On Saturday last, about five oclock, as one of the Woodside Ferry boats was about to leave the broad steps at George's Pierhead, a female who was rather late, missed her footing, and fell into the river. She immediately passed under the paddle wheel, was carried down the river by the ebb tide, and had disappeared twice under the water, when a gentleman of the name PIKE divested himself of his coat, and in the most heroic manner leaped from the stern of the vessel to her rescue. Being an excellent swimmer, he soon reached his object, whom he caught, and a small boat pushed off, reaching the parties in time to save both. We believe the gentleman has not suffered from his manly and generous efforts, and we are gratified to learn that a subscription, not exceeding one shilling, has been commenced at Woodside, for the purpose of presenting Mr PIKE with a small token of the admiration in which his conduct is held high by his friends and the public.

In 1845 it is recorded that a Mary Sharples ran both the Egremont Ferry and the Egremont Hotel. In 1847 a John Fletcher, of Toxteth Park, Liverpool purchased the lease. In 1850 the Coulbourn Brothers owned it who then sold it to the Council in 1860!

Mr Edward Warburton Coulbourn bought Egremont & New Brighton Ferries in 1850 and managed them both for some time. His brother William Rushton Coulbourn joining the venture in 1859.

In 1857 the Woodside was involved in a collision with the Fairy and began to fill quite rapidly. Passengers were transferred to the Tiger and the Woodside moved as far as Princes Basin where it sank.

Wallasey Ferry Committees Minute Book 1858-1865

10 Feb 1864 - The Committee had been notified that their ferry crews were going on strike at the end of Jan.  At first Woodside Ferry was to provide one of their ferries and a crew to cover the Seacombe to Liverpool service but the Woodside crewmen wouldn’t do it.  The Chairman and Manager of the Wallasey Committee therefore chartered the steam tug Despatch with her crew at 11 guineas per day of 12 hrs duration.  The tug commenced service at noon on Fri 29 Jan and ran the service till the Sunday evening.
10 March 1864 – Certain repairs had become necessary to the ferry Mayflower.  The Manager was authorised by the Committee to charter some suitable steamers whilst the Mayflower was undergoing repairs.
17 March 1864 – The Chairman reported that one of the old tug boats, with her crew, had been chartered at 11 guineas per day of 12 hours.
Wallasey Ferry Committees Minute Book 1858-1865

15 May 1860 – It was resolved at this meeting that during the period that must elapse before new boats can be built the Board should either charter boats or purchase existing vessels with a view to re-sale.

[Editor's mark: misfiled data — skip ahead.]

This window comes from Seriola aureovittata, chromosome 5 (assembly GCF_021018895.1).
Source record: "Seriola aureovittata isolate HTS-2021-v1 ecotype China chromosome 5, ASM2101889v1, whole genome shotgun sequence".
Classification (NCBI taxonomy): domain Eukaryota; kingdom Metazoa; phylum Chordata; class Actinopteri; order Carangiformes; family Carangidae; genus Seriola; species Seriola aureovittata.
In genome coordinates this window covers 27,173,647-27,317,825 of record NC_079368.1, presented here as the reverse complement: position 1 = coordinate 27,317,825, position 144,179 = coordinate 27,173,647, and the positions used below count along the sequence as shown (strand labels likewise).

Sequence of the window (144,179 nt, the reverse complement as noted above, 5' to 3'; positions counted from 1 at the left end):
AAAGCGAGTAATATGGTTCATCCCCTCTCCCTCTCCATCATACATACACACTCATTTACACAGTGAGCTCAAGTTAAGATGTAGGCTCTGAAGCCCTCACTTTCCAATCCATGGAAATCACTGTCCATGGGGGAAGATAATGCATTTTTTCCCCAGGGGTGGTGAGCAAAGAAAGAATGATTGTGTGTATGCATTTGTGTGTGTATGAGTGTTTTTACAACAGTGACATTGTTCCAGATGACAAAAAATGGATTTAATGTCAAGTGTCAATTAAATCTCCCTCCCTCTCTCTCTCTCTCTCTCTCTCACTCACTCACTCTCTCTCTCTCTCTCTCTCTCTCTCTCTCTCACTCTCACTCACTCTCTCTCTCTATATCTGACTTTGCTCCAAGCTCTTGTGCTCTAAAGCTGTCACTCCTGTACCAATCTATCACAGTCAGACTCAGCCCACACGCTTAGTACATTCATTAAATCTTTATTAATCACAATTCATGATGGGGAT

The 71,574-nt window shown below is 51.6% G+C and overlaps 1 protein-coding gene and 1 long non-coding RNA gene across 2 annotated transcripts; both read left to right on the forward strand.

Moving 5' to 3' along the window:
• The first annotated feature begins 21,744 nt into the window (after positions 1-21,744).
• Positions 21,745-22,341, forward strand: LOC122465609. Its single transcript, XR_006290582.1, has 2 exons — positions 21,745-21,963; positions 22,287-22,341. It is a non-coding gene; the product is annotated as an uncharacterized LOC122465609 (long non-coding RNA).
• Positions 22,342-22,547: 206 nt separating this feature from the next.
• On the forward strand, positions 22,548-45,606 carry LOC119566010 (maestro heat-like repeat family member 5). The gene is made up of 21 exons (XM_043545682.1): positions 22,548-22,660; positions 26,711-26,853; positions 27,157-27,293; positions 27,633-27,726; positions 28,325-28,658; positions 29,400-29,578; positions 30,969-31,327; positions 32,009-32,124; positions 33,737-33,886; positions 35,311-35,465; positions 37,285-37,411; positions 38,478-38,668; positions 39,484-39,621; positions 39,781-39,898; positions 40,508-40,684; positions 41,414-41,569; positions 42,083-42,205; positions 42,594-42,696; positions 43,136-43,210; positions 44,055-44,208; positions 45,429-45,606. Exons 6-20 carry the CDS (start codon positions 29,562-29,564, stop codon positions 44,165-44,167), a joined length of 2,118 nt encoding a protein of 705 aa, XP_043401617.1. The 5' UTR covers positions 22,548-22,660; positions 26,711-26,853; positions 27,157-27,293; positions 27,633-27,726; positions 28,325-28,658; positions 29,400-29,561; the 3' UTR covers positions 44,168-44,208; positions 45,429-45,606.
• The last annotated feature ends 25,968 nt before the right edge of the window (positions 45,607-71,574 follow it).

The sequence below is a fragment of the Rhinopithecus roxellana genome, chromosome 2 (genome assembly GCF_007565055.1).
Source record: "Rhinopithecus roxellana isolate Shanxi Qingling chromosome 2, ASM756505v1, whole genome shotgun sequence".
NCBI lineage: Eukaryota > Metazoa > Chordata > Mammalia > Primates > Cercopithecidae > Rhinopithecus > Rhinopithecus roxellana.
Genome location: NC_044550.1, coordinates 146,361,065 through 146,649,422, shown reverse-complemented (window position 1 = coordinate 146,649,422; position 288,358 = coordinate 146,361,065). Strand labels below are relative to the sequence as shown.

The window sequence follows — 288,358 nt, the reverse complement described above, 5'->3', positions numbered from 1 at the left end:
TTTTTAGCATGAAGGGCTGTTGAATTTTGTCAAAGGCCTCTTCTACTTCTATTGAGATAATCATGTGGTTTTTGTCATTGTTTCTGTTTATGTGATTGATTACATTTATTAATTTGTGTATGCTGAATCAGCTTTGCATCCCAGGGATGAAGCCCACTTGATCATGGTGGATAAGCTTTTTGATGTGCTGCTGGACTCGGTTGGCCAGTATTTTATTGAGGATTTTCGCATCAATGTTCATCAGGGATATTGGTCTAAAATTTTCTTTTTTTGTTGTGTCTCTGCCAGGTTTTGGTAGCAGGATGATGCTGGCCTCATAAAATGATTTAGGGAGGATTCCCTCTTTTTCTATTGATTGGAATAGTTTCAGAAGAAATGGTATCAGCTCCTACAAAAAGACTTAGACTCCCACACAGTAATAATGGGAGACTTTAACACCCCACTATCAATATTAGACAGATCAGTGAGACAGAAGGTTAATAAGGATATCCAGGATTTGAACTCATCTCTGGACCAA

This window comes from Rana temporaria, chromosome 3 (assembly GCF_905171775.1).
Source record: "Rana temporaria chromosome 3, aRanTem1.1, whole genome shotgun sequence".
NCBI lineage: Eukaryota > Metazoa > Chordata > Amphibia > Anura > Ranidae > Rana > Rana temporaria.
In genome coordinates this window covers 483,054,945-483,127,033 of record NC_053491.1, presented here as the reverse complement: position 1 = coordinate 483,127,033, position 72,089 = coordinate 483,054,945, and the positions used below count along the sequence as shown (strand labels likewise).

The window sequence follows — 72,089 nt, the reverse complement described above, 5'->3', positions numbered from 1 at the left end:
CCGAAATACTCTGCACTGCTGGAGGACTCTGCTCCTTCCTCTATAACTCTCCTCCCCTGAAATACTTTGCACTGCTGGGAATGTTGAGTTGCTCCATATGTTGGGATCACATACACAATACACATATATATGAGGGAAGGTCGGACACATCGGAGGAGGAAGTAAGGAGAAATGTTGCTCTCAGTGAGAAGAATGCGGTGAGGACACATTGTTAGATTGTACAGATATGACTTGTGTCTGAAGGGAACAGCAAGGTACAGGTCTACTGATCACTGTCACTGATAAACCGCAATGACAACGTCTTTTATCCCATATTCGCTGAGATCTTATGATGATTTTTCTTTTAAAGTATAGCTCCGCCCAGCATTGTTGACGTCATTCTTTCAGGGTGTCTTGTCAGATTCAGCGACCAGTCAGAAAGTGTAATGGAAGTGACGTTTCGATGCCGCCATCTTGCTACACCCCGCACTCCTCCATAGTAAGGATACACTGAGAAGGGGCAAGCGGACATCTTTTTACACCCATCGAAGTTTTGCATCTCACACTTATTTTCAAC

17 April 1862 – At a meeting of the Ferry Committee today the Manager provided an update on discussions with Messrs Forrestor & Co re constructing new steamers.  He further reported that he had made arrangements with Messrs Cruse and Downham for the use of the ferry steamer Hercules on Good Friday on payment of £14.  (My note: Hercules was a tug not a ferry as referred to in the minutes.  Cruse and Downham had Lairds build it in 1861 for their company – the Hercules Steam Tug Company.  I’ve seen the spec and the contract so I know it wasn’t a ferry.) - Julie Holland.
May 2010: At this point I interrupt the history to insert some images (above) (from plates) sent to me by Tom Ward dated around 1860. They show a Wallasey Ferryman with a medal.  Tom Ward tells me: I suspect the medal might be the 'The Marine Medal' of the Liverpool Shipwreck and Humane Society. The photos seem to be the work of William Wilkinson of 103 Park Road, Liverpool & Victoria Road, New Brighton and appear to date from the 1860/70's.

(I wonder if it could be something to do with the incident of 1857 mentioned above?) Also an email from Paul McBreen who says: I noticed the break in your story to include the new addition of someone with medals from the Society and wondered if it might be our relative , Captain John Pugh. It’s possible as their were only 5 or 6 captains on the books of the Corporation during the 1860’s.
1863. The Liverpool and Birkenhead Ferry-Steamer, 'Cheshire', was launched 31st October 1863. This paddle-steamer ferry was built for the Woodside Ferry Commissioners to a design that allowed up to 2000 passengers per journey. Unusually, the 'Cheshire' was launched with her boilers already fired up and set off on a trial-trip down the Mersey straight away. She was a twin funnelled paddle boat not too different from the Heatherbell (see vessels).